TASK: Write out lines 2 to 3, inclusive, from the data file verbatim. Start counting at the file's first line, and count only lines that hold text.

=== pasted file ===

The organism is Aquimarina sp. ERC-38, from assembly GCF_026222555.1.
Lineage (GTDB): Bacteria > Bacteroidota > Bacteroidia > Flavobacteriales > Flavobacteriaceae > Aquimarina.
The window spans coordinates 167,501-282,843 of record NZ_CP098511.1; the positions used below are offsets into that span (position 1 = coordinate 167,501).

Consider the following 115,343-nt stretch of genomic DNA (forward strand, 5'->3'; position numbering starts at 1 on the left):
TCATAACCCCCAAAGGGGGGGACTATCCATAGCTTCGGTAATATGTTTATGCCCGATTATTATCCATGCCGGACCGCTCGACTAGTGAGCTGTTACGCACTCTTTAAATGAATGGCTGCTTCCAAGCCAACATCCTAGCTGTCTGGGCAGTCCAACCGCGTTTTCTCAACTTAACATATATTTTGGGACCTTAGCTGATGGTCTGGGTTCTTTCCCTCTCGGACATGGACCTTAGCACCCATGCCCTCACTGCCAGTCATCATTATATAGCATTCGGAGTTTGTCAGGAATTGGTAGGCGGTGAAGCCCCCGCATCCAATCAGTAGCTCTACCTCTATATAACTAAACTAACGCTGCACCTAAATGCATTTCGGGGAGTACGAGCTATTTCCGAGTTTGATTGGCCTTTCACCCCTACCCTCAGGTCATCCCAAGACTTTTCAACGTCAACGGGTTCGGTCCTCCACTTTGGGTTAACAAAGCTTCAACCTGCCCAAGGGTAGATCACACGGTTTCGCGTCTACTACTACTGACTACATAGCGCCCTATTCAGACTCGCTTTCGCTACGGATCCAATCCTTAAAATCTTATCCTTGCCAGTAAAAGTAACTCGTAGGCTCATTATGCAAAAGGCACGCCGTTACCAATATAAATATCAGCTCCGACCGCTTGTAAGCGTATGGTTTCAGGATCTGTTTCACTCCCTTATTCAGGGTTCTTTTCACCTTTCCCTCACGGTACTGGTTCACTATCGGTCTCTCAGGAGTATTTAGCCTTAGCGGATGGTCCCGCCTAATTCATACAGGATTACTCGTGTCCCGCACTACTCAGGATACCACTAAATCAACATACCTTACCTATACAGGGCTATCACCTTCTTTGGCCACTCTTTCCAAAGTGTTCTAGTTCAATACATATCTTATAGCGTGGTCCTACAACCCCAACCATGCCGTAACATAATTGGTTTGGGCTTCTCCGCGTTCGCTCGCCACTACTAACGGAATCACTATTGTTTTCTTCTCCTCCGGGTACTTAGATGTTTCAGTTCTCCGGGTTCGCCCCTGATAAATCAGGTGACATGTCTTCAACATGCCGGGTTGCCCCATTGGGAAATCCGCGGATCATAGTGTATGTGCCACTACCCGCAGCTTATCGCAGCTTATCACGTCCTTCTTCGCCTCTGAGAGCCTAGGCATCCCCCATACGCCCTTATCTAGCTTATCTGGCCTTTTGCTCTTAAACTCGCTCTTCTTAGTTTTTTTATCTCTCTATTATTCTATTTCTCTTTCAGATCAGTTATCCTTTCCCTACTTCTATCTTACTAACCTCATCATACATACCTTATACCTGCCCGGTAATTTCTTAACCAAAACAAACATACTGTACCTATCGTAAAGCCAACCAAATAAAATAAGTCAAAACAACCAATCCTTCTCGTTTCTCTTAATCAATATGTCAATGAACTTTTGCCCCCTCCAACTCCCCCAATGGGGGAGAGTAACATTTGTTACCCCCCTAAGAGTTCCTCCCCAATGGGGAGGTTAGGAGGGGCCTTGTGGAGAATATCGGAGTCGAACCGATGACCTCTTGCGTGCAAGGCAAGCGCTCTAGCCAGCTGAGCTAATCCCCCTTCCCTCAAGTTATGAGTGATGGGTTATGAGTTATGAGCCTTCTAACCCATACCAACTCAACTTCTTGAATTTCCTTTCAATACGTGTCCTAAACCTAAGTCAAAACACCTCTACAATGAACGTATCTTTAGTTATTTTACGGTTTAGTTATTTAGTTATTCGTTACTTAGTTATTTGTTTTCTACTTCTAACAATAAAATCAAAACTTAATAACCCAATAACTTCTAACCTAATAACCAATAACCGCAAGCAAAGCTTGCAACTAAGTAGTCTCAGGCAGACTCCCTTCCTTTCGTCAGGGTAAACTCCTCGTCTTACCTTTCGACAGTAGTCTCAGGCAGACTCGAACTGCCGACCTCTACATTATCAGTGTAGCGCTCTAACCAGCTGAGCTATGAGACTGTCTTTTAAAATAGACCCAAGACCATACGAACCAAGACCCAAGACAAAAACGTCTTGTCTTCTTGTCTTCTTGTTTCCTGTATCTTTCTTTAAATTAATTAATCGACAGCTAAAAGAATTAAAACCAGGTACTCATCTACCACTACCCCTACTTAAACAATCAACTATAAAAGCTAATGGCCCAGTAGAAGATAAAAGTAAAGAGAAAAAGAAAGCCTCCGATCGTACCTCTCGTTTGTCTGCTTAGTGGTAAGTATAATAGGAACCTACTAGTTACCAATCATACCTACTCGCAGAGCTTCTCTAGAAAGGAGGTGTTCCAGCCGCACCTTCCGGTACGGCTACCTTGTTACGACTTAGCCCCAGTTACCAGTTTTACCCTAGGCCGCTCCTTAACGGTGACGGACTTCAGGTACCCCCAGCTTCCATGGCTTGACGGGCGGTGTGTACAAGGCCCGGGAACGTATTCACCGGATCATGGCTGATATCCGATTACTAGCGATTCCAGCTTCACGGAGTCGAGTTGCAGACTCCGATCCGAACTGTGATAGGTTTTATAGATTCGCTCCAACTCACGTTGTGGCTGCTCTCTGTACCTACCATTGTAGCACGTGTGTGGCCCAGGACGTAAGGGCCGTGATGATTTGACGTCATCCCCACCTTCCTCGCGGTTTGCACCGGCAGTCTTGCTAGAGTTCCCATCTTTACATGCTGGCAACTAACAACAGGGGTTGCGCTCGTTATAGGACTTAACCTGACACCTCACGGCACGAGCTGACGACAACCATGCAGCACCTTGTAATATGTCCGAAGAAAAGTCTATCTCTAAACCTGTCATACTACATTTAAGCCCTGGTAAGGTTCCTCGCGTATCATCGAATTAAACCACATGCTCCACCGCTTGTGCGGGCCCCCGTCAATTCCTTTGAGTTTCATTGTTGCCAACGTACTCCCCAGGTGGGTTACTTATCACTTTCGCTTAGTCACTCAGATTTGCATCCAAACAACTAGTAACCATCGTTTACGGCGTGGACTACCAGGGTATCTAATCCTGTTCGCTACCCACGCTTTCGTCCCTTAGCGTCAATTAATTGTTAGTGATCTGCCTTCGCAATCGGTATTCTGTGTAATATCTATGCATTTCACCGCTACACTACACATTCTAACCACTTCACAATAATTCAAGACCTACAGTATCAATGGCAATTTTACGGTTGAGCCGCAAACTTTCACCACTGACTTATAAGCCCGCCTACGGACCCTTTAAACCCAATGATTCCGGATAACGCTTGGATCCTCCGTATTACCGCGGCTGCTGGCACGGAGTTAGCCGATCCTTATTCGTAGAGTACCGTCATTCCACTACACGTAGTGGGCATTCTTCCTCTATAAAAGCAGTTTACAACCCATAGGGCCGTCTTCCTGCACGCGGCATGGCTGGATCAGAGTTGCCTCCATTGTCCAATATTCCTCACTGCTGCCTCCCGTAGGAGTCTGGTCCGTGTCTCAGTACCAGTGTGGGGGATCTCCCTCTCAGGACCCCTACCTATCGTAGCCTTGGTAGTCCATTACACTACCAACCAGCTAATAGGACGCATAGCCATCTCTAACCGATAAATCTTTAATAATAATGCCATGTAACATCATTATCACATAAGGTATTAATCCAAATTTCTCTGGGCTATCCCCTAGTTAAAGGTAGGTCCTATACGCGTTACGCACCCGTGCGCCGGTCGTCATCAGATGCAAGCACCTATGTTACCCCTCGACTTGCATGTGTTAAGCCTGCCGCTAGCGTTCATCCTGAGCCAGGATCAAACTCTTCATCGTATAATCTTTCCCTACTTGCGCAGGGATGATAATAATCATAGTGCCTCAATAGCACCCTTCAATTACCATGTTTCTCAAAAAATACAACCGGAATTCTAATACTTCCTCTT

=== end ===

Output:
Lineage (GTDB): Bacteria > Bacteroidota > Bacteroidia > Flavobacteriales > Flavobacteriaceae > Aquimarina.
The window spans coordinates 167,501-282,843 of record NZ_CP098511.1; the positions used below are offsets into that span (position 1 = coordinate 167,501).